Every species occupies its own little niche in an ecosystem. The ecosystem is sustained by the creatures that successfully fill up their respective niches. This interlinking means that the loss of species will result in the death of an ecosystem.

Changes in ecosystems threaten all life for eventually all niches, including man’s are tied to the environment of our planet.

Think about it. Learn to love the diversity of nature that keeps us all alive.

Act, or don’t – appropriately

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Biodiversity – The Inverse Main Point

April 3, 2007 at 6:14 am | Posted in biodiversity, bioinversity, biosphere, blogosphere, global warming, GW | 17 Comments


The blogosphere is full of much talk of environmental issues.

GW (or global warming) seems to take the cake for popularity. The fear factor and much media hype are partly responsible for the focus on GW even though one admits that the overall concern may be a very valid one.

But, for the biosphere, what are the real issues and environmental concerns?

If I had to pick the one greatest concern it would be the growth of
bioinversity / the loss of biodiversity.

I prefer the previous term as more descriptive of what is actually happening – species of all sorts are disappearing once and for all.
It is frightening. Bioinversity means that ecosystems will die, for
the interdependencies are huge.
We won’t notice the changes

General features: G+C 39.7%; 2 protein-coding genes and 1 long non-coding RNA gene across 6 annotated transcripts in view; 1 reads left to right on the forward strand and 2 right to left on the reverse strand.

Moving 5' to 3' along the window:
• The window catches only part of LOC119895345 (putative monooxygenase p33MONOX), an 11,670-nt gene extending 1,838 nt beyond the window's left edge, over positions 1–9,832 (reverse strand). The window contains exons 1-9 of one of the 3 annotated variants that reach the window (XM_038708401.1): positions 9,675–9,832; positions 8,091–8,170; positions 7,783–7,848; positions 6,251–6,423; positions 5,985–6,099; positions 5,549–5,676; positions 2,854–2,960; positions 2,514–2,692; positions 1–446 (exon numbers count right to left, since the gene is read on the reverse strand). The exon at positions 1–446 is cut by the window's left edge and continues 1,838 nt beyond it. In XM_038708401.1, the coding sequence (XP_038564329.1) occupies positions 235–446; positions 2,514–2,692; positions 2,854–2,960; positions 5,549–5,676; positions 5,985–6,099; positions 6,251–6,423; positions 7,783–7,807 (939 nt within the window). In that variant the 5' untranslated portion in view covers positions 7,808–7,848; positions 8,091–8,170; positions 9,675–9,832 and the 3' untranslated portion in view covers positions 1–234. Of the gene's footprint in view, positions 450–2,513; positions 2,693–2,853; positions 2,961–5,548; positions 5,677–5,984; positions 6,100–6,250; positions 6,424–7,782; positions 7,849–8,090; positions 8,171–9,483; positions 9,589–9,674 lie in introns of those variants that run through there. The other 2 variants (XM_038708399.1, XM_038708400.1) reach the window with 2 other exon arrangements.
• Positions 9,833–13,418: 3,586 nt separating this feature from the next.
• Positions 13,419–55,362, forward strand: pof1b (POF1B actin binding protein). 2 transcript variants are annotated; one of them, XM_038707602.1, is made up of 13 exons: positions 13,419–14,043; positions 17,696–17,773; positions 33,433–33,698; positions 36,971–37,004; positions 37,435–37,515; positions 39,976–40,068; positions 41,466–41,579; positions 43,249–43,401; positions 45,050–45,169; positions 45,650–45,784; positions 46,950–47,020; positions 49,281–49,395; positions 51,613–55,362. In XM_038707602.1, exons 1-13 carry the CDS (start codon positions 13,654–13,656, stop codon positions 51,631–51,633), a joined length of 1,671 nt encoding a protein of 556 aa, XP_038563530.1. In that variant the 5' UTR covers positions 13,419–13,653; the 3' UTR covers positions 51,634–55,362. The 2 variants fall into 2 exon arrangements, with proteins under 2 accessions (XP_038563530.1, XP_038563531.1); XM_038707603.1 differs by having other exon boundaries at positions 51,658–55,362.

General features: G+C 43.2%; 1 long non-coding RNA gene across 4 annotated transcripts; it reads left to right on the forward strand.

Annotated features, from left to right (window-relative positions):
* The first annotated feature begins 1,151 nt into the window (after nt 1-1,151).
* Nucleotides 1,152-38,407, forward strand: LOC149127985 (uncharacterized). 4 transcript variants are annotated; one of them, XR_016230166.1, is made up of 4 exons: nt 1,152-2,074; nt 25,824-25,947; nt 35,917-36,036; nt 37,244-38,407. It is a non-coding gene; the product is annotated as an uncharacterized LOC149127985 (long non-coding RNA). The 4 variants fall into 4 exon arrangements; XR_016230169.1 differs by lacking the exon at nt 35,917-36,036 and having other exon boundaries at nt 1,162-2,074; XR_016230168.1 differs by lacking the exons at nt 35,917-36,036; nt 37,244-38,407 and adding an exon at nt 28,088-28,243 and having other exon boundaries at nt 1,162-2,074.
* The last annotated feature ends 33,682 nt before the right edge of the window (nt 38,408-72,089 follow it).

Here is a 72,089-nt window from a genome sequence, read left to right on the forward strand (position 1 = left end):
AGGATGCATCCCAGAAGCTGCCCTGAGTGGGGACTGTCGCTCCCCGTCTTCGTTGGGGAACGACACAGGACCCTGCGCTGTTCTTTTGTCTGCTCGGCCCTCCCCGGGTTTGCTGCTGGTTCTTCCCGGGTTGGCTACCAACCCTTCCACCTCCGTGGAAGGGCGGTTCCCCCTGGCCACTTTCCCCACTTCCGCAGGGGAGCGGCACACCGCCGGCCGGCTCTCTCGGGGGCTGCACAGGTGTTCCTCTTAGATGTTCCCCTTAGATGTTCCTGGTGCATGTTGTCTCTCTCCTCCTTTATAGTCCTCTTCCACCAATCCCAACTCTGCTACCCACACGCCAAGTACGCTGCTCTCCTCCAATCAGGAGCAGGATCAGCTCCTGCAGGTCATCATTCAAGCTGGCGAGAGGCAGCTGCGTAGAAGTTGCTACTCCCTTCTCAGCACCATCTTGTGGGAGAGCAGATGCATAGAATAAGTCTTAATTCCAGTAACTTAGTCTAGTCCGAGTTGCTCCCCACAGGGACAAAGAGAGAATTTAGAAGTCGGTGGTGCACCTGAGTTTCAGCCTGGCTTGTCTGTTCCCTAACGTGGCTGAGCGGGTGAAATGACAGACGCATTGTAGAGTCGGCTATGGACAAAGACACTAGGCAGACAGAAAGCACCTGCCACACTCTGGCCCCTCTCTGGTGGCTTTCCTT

overnight but our children,
and theirs in turn, will curse us as
the blindest of fools!

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And Now, the Elephant -CHANGE IN DATES!!

February 9, 2007 at 12:38 pm | Posted in Animal Census, asian elephant, biosphere, Elephant, Elephas, fire season, forest, Hike, migration, Nilgiri, range, Trek | Leave a comment

The final stage of the census this year will be the elephant count on (CHANGE!!) TUESDAY & WEDNESDAY, FEBRUARY 20th AND 21st. This will be the last activity in this zone of forest as they shut out all visitors for the next two months during the summer fire season. A BIRD CENSUS WILL ALSO BE CONDUCTED AT TOPSLIP (ULLANDY RANGE).

An interesting contrast between the African and Asian cousins can be seen in these two pics: Can you make out which is which?

Those interested in participating please mail me with your contact details IMMEDIATELY!


Below is a map that depicts the contracting range of the Asian Elephant.

Along the borders of the black zones (is all that’s now left) there are frequent clashes (man-animal conflicts) as the elephants try to walk through human settlements and plantations.

Elephants love to walk and can cover 40 to 50 km in a day especially when they are searching for water or better vegetation.

Our count takes place in the South West corner of India, in the heart of theNilgiris biosphere.

Sorry for those whose travel plans have been spoiled by the last minute change in dates. This sometimes happens when working with the Forest Department and we just have to grin and bear it!

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PREMEDITATED OCEAN RAPE

January 13, 2007 at 11:51 am | Posted in biodiversity, bioinversity, biosphere, corral harvesting, dugong, ecosystem, endangered species, Gulf of Mannar, mangrove, niche, ocean, Ptychodera, sethusamudram, tsunami | 5 Comments
The Gulf of Mannar lies just East and South of the temple town of Rameshwaram on the S.E. coast of India. The region has been declared a biosphere of great importance to the entire Indian Ocean and was the very first declared UNESCO recognised biosphere reserve (1989). It may well qualify as the world’s richest area of marine biological resource. There is a particularly rich diversity of ecological niches including 21 uninhabited islands, with estuaries, beaches, forests of the nearshore environment, with marine algal communities, sea grasses, coral reefs, salt marshes and mangroves!